In the autumn of 2022, WIELS invites you to liberate your imagination with the solo exhibition of Shimabuku (born 1969, Kobe). In Instrumental, he offers an alternative worldview through 20 artworks in various forms and formats, including videos and installations. In a surreal way, he turns our vision upside down, but from a different perspective than the Belgian one. From his native Japan, he travels to rediscover the world beyond its conventional borders, leading us through foreign landscapes but also through different musical traditions. Short, poetic texts recur as a constant travel companion to his work.
Image above: Shimabuku, Sharpening a MacBook Air, 2015, HD video, with sound, MacBook Air with handle, 2′ 06″, Collection Silvia Fiorucci Roman, Monaco
Can art be instrumental or useful? Shimabuku’s work gives this recurrent demand an absurd spin, while reaffirming art’s essential role in the realm of the imagination.
For his first exhibition in Belgium, a selection of Shimabuku’s recent works is presented together with lesser known or rarely shown projects. They highlight the importance of music for Shimabuku, as evidenced by its central role in the videos shown here. The title also evokes the many instruments that he creates, from manual tools and ingenious inventions to functioning musical instruments. For example, in Bow to Bow (2016) he transforms an archer’s bow to a bow for playing the double bass: an instrument of war becomes a jazz instrument.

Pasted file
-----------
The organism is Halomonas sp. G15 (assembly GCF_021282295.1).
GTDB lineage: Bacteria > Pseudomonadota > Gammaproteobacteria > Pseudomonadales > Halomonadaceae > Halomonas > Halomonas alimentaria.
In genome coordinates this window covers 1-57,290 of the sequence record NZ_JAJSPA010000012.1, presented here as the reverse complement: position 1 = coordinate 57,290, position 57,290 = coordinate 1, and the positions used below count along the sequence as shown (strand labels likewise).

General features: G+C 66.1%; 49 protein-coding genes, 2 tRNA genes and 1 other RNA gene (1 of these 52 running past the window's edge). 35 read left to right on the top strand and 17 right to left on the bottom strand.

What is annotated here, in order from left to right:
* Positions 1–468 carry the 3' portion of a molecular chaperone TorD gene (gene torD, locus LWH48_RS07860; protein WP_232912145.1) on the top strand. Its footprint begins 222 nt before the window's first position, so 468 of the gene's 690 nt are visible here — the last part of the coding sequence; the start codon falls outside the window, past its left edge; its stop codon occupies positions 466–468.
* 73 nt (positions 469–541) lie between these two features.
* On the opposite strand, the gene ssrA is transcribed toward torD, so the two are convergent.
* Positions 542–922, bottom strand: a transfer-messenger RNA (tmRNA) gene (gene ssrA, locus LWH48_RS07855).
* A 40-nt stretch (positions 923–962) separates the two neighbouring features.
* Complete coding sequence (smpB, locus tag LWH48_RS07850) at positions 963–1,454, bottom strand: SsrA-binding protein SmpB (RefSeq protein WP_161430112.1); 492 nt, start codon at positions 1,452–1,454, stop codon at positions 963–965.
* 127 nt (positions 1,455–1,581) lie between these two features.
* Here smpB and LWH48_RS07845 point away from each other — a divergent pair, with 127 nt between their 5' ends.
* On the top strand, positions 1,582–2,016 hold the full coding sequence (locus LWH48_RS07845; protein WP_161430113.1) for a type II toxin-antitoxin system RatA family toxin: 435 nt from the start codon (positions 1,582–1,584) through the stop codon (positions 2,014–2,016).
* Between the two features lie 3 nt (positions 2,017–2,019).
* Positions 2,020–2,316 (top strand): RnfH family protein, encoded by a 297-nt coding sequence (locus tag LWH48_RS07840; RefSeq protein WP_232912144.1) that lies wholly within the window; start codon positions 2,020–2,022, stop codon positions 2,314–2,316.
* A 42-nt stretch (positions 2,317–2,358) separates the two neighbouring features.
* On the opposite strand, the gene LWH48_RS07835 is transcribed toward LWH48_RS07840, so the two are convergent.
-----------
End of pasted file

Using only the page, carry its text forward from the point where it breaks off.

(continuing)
Another video, Some Things happen twice: an Elephant comes from the Sea (2021), tells the story of the first elephant to arrive on the Japanese archipelago. The work’s soundtrack is inspired by the elephant’s trumpeting and features the artist himself playing the trumpet as he accompanies the elephant’s arrival. Several works reveal Shimabuku’s ongoing engagement with the animal kingdom. After a deep-sea-dive exploring sculptures for octopuses, he takes an octopus on a guided tour across Japan, a journey that is then retold by Brazilian street singers.
Besides sound sources, the instruments in the exhibition also include utensils. For example, in Oldest and Newest Tools of Human Beings (2015), Shimabuku juxtaposes iPhones and prehistoric stone tools. By emphasising their common size and ergonomic form, he triggers us to examine both as extensions of our bodies. Shimabuku’s projects reveal his limitless curiosity about the world and awaken ours.
Curator: Zoë Gray
Shimabuku (b.1969, Kobe, Japan) lives and works in Okinawa. Recent solo shows include le Nouveau Musée National de Monaco (2021); le Crédac, Ivry (2018); Contemporary Art Gallery, Vancouver; Kunsthalle Bern (both 2014); Ikon Gallery, Birmingham; 21st Century Museum of Contemporary Art, Kanazawa (both 2013), Le Centre international d’art et du paysage de l’ile de Vassiviére (2011), among others.
His work has featured in many international exhibitions, including 14th Biennale de Lyon (2017), 27th Biennale de Venezia (2017), Okayama Art Summit (2016), Havana Biennial (2015), Taipei Biennial (2014), Sharjah Biennale (2013), Yokohama Triennial (2011). Shimabuku is represented by Air de Paris (Romainville), Amanda Wilkinson (London), ZERO…(Milano), Nogueras Blanchard (Barcelona/Madrid) and Barbara Wien (Berlin)
Friday, 9 September 2022 until Sunday, 8 January 2023
Avenue Van Volxem 354
1190 Brüssel (Belgium)